My friends said I should show my work to a gallery, so I found the best gallery in town, showed the gallerist my work, and she offered me a solo show. It was amazing. There were television reporters at the private view. I wasn’t ready for all that. They haunted me for months with so many questions, and I couldn’t paint for all that time. I didn’t like it. I got a lot of commissions, though, because some of the works I had shown were portraits. I had done some portraits of my little sister, so, for about a year, I kept getting commissions for children’s portraits. I earned some money, and they were in my style, with an abstract background, so it wasn’t all bad.
Then some American friends took my work out there, connecting me with an art dealer, with whom I worked for a few years, and I had another solo show in Ohio. It happened without my being there, though.
At some point, we moved to Moscow for three years, and then we came to the UK in 2007. I had a three-month-old baby, and so I couldn’t really paint as much as I wanted to until he started nursery. I was working on a series called Dolls in Dresses, which was very playful, exploring abstraction and my fascination with fashion, fabrics and over-layering of patterns. It started when I visited a museum in Moscow, where they have very old icons – so old that some of them have lost their colour and are chipped. I was touched and inspired by the simplicity of their composition – a central dark figure on a white background. It’s so present, so still and so calm, and something about it really struck me. It holds everything because it’s so strong.
Katya Kvasova. Small Hands 4, 2021. Graphite on board, 18 x 24 cm. © the artist.
At the time, I was listening to a lot of music by Björk, and one of her videos was about the crazy house where people were going mad. There was this ragdoll, with a very simple face, and so I combined the old Russian icons, a ragdoll, and my fascination with fashion. I was playing with huge dresses, layering them, and not really caring, because I wasn’t ready to do anything serious with a baby in my arms. I would just go and add another layer, let it dry, and then do another. I didn’t want to have to think hard about composition, because that drains you.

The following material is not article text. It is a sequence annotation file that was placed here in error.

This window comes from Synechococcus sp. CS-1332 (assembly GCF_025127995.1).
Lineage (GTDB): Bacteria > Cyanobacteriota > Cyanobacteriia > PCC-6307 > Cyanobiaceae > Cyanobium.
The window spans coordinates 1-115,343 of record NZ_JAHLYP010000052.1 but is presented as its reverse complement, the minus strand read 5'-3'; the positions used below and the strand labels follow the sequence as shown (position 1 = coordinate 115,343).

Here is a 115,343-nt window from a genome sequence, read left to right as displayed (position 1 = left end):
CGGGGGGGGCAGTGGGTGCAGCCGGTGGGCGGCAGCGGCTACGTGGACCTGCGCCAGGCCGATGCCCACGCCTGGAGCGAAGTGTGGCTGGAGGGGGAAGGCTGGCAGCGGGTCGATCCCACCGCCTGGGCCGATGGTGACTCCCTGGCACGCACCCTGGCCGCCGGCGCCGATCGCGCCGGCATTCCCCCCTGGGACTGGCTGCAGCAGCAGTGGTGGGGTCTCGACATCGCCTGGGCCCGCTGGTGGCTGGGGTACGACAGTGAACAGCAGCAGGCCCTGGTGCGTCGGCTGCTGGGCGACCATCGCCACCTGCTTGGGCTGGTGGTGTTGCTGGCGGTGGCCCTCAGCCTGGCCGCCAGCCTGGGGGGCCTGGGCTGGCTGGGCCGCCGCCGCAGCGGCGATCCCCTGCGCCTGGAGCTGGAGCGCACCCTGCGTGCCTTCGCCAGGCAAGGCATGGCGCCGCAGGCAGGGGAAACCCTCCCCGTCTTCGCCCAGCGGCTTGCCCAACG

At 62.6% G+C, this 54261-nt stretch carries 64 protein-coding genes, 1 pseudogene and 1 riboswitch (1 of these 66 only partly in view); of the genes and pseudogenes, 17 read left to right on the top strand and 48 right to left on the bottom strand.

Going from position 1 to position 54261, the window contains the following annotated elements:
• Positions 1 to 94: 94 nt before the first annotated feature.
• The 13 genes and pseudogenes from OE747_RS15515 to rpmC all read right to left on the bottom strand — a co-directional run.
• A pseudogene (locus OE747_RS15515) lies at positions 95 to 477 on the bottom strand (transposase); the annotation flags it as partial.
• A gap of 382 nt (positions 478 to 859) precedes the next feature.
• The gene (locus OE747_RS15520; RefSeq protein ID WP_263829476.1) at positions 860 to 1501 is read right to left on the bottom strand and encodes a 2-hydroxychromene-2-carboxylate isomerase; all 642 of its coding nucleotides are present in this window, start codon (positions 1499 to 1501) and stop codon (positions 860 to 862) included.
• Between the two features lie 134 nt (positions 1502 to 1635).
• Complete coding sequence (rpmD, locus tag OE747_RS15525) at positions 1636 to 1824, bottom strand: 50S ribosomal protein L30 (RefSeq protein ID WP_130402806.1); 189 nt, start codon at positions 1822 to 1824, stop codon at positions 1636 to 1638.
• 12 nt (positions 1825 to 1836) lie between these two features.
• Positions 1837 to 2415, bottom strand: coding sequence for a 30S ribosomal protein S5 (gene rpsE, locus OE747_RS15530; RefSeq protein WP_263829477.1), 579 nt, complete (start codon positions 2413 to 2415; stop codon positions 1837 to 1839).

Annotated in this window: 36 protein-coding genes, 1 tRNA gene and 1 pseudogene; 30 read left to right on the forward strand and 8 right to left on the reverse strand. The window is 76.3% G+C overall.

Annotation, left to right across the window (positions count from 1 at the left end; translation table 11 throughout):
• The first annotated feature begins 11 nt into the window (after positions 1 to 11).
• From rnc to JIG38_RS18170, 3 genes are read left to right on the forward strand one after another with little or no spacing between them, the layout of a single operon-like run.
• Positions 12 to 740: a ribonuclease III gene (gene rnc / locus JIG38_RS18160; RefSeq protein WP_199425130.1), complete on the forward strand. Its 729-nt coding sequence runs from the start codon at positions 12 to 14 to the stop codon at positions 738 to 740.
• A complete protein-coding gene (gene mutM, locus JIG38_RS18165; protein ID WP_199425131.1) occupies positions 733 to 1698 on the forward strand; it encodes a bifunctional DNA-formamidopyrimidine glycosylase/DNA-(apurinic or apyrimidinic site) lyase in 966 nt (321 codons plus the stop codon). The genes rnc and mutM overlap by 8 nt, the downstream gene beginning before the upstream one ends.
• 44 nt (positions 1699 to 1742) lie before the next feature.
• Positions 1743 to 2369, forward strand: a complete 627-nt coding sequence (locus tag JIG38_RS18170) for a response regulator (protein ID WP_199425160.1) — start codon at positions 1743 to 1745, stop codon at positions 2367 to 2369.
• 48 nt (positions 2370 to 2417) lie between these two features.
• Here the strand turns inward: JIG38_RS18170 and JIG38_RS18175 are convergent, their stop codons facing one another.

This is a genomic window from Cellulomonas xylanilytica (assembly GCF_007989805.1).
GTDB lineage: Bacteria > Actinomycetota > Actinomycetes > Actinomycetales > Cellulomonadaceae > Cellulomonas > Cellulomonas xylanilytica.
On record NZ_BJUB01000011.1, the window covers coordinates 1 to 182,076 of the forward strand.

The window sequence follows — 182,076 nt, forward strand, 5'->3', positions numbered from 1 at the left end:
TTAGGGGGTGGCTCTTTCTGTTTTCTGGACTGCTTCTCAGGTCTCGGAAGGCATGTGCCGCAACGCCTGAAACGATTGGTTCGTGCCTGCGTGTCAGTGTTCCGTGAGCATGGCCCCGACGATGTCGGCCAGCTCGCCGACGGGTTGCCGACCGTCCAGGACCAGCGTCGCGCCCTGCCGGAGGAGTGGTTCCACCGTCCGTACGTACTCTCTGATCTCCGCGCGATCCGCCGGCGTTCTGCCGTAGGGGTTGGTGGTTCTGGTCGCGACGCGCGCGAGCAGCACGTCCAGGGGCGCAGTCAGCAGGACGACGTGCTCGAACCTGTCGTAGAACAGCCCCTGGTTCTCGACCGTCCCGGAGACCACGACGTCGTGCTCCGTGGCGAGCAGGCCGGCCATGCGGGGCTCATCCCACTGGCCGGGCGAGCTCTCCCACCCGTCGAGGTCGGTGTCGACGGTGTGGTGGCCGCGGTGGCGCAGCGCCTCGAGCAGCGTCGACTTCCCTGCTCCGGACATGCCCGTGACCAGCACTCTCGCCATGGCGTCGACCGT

AMc: You have mentioned layering a number of times, as well as the distinction between drawing and painting. Can you say a little more about your process? The way you prepare the canvas and create the layers is quite specific now.
KK: I try to merge these two mediums, drawing and painting. Drawing, for most people, probably means using a line. But I use a sponge pastel knife, which I dip into graphite powder. You can do all kinds of things with it.
Katya Kvasova. What Are Your Dreams, 2020. Mixed media on paper, 47 x 60 cm. © the artist.
AMc: It’s a form of shading, in a way.
KK: Yes, it’s very soft shading. That way, you avoid lines, and you avoid the texture that you get when drawing with pencil. I always prime my canvases as smoothly as I can, so they resemble paper, but I also need to keep the absorbency at the right level. It’s not linear drawing, but it’s not vibrantly coloured painting either. It’s in between. I have tried using oils the way I use graphite – using a very thin residue of achromatic colour which I can then rub off or scrape away. It happened by accident, really, the layering. I made a drawing on canvas and covered it. Then I realised that I could take that layer of paint off, and my drawing would still be there, sealed behind the primer. I discovered that if you apply translucent layers of acrylic or watercolour on top, you can still see the drawing. You can even do another drawing on top, or add another colour, or cover it with white gesso. You can play around with the layers. Oils are exciting, but they make me anxious, because the primer absorbs some of the pigments, and then you can’t go back to white. If you use white oil, it seals it even more, and then it’s ruined. I could never repaint something with oils. I could only throw it away and start something new. I like the absorbency of the gesso, and how some pigments, when you only apply a residue, allow the white to shine. It gives you air and, again, this haze and mystery. I never do heavy applications. I’m thinking of moving even more into air. Imagine the light eating the image, like in an overexposed photograph. The light eats part of the image, and you are left guessing. That’s where I’m headed. When a work is almost finished, I apply acrylic glazing, and then I can play with oils on top. So, I can have everything; I can have my cake and eat it!
AMc: Talking about photography, can you say a little about your Bloodline series, which was inspired by old family photos?
KK: Yes, that’s a very specific body of work and a whole different conversation. They were all made on paper using graphite, and they mimic the quality of old black-and-white photos. I like the distortions. I like the aesthetic. When everything is pristine and glamorous, it feels fake, superficial.